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William Payne

Industries still using ancient computers.

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Posted · Original PosterOP

(Disclaimer: I completely understand why this happens and what the justifications are. I just think this is a neat nostalgic topic.)

 

While the consumer industry is very much centred around the latest and greatest must have thing. 

 

In business and industry however things can be a little behind the times. Mostly due to special softwares that are perhaps older and written for legacy operating systems. Or hardware limitations of critical machinery or whatever. 

 

I just recently saw a photograph of a relatively recent fighter jet engine being worked on. What was amazing though was the computer was a mid 90's era machine running Windows 95. 

 

Also I remember when Windows was doing that forced Windows 10 update a while back, the US military had to pay Windows some horrendous amount of money to continue supporting Windows XP as they needed XP to run their software. 

 

I also see it in science and medical fields. I had eye surgery earlier this year and the clinic was all running iMacs with bootcamp windows (the iMacs were an image thing, it was a fancy place). But the Windows they were running was old as the software they use required legacy OS. 

 

My day job is in a machine shop and the Cnc machine there takes Compact flash cards that are still in megabytes. I always laugh at that. 

 

I got a bit nostalgic about this as I was born in 1988 and remember being a little kid playing with Atari consoles (I still have a few of those somewhere). The first computer I used was in 1993. I went looking online at examples of old computers still used today and I found this page. 

 

https://www.google.co.nz/amp/s/www.pcworld.com/article/249951/computers/if-it-aint-broke-dont-fix-it-ancient-computers-in-use-today.amp.html

 

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The motto in such applications is "don't fix what is not broken".

Does it really matter if your CNC machine uses MS-DOS? Will it work any worse because of that?

Should avionics that will be flying over 100 people around be really updated to a new OS just because the old one is an anachronism? Is it worth risking a deadly bug in the software just so you'd be able to brag "our plane uses the latest OS"?

It's old, but it works. That's what matters.


 

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Servo in the shitty little town I grew up in, in the middle of butt fuck nowhere ran the pump pay system on an old commodore 128. I mean that's fine just don't argue with the old arsehole that you cant put 60ltrs of fuel in a 40lt tank and that your not paying for it.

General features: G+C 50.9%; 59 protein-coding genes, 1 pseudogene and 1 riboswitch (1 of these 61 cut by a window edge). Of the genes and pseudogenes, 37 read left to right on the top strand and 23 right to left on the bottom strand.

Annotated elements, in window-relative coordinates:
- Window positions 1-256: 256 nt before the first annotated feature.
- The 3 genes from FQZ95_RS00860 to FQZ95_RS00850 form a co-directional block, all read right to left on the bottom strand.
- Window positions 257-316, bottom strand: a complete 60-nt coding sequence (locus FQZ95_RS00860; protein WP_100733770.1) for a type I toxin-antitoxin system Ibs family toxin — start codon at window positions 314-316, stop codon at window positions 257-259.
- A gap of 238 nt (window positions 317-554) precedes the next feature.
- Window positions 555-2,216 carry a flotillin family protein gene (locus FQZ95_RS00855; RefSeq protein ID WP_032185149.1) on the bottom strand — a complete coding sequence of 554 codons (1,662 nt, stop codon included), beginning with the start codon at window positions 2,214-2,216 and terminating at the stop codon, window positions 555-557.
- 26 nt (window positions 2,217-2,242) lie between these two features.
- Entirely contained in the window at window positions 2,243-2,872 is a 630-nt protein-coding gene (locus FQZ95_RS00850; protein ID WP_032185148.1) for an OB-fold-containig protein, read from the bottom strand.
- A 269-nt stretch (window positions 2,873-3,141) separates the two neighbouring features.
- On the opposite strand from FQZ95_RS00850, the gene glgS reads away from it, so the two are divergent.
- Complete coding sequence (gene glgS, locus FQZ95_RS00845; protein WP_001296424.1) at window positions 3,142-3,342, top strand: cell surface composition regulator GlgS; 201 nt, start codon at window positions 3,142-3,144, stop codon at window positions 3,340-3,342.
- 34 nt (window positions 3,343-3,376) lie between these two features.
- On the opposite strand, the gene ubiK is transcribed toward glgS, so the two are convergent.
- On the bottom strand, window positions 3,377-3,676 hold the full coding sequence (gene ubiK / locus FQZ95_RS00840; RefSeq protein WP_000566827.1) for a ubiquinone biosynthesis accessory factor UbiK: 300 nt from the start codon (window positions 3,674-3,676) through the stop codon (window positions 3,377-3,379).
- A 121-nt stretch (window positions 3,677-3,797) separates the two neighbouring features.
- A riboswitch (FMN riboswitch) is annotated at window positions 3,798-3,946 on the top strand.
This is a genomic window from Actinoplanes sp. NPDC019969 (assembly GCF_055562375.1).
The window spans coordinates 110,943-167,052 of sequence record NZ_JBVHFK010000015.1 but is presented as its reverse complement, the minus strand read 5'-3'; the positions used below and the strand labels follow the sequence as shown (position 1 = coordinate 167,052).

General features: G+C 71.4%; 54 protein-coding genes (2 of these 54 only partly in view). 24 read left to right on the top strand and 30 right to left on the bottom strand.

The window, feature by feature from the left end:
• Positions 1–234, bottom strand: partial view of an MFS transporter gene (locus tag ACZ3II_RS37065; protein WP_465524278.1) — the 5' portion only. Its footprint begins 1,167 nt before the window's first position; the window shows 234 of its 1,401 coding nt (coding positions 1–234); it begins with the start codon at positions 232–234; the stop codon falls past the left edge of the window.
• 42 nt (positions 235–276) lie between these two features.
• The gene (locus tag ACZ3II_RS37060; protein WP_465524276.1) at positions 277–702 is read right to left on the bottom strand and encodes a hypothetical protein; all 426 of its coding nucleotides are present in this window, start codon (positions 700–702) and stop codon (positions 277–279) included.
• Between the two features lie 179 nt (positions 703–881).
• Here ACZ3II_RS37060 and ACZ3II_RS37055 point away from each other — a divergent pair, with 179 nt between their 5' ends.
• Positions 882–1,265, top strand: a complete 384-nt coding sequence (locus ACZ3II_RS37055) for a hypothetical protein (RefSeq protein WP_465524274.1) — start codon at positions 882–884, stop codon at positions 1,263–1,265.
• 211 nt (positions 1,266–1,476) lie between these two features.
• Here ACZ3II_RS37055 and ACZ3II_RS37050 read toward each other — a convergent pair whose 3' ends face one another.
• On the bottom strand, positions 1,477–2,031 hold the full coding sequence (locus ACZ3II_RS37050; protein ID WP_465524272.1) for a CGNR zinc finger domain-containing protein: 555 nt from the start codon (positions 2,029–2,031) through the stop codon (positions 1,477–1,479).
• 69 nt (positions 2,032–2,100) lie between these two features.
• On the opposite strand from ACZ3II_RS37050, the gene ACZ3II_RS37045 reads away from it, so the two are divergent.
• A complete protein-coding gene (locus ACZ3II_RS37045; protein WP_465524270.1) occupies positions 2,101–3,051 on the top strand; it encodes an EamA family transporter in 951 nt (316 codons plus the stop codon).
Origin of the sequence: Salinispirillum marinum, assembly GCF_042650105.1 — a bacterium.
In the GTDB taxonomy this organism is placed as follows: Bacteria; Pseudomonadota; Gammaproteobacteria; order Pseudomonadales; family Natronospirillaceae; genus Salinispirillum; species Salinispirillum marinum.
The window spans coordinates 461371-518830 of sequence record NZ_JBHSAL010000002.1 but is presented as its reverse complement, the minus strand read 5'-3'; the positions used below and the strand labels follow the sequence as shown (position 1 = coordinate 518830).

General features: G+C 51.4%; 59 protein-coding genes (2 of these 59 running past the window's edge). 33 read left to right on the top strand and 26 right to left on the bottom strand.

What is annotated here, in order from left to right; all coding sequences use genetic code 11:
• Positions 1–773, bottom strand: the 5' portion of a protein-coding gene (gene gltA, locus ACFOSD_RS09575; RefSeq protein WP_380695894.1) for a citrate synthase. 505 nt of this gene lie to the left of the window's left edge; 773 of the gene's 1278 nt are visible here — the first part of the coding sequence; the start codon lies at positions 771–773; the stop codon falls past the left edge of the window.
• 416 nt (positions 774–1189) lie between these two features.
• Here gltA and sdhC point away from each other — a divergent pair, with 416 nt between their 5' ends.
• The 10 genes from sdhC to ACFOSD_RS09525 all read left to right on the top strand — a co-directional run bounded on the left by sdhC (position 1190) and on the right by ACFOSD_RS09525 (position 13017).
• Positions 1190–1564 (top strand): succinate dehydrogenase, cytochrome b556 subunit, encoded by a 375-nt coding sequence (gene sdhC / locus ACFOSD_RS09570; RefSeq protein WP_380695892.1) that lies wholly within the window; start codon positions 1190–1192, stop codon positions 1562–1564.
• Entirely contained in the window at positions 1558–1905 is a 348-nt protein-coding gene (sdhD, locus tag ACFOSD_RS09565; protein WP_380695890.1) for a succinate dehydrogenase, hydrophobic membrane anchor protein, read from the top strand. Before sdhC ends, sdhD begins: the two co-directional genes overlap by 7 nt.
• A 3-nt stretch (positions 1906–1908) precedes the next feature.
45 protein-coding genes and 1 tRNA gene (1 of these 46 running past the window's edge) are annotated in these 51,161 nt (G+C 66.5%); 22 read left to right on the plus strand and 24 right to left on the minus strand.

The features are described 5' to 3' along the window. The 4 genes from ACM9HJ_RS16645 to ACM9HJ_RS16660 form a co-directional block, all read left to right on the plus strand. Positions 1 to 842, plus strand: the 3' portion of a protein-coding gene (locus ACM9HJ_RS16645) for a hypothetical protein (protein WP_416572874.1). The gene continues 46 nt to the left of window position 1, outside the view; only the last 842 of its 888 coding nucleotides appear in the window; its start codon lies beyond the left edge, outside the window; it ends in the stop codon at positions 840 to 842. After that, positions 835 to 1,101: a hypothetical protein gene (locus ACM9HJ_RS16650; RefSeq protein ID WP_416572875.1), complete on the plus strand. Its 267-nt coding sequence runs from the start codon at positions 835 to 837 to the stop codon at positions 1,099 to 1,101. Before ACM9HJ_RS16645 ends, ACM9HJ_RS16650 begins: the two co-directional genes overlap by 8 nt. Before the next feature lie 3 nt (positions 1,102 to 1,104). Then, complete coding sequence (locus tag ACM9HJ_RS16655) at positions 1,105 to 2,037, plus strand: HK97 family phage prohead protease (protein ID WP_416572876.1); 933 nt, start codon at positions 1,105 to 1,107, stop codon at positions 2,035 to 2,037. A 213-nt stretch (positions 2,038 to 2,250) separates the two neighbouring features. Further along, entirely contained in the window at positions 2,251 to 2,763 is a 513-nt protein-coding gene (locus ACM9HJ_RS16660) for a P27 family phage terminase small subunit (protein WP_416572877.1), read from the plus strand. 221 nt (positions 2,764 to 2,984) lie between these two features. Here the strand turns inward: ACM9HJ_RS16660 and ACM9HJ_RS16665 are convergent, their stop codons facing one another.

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I work for a large company which runs mainframes, up until a few years ago we still had a punch card reader hooked up to one, it wasn't used of course and i dont even know if the new mainframes could even interact with it (it wouldn't surprise me if they could, they are built to work with code thats 30years + old), but it was still plugged in for memories sake. 


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13 minutes ago, juretrn said:

The motto in such applications is "don't fix what is not broken".

Does it really matter if your CNC machine uses MS-DOS? Will it work any worse because of that?

Should avionics that will be flying over 100 people around be really updated to a new OS just because the old one is an anachronism? Is it worth risking a deadly bug in the software just so you'd be able to brag "our plane uses the latest OS"?

It's old, but it works. That's what matters.

Here in the UK, many of our NHS / Police computers use Windows XP. The operating system not supported anymore. The operating system with numerous security flaws. To protect confidential data. We saw what chaos an attack can do. Just because it appears to work doesn't mean it doesn't have bigger flaws which aren't immediately visible.

 

EDIT: I agree on the CNC point, if it works go for it, but in other circumstances, keeping with the times is important.

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Posted · Original PosterOP
10 minutes ago, juretrn said:

The motto in such applications is "don't fix what is not broken".

Does it really matter if your CNC machine uses MS-DOS? Will it work any worse because of that?

Should avionics that will be flying over 100 people around be really updated to a new OS just because the old one is an anachronism? Is it worth risking a deadly bug in the software just so you'd be able to brag "our plane uses the latest OS"?

It's old, but it works. That's what matters.

 

Absolutely. The use case is completely justified. I just find the whole thing very nostalgic and amusing.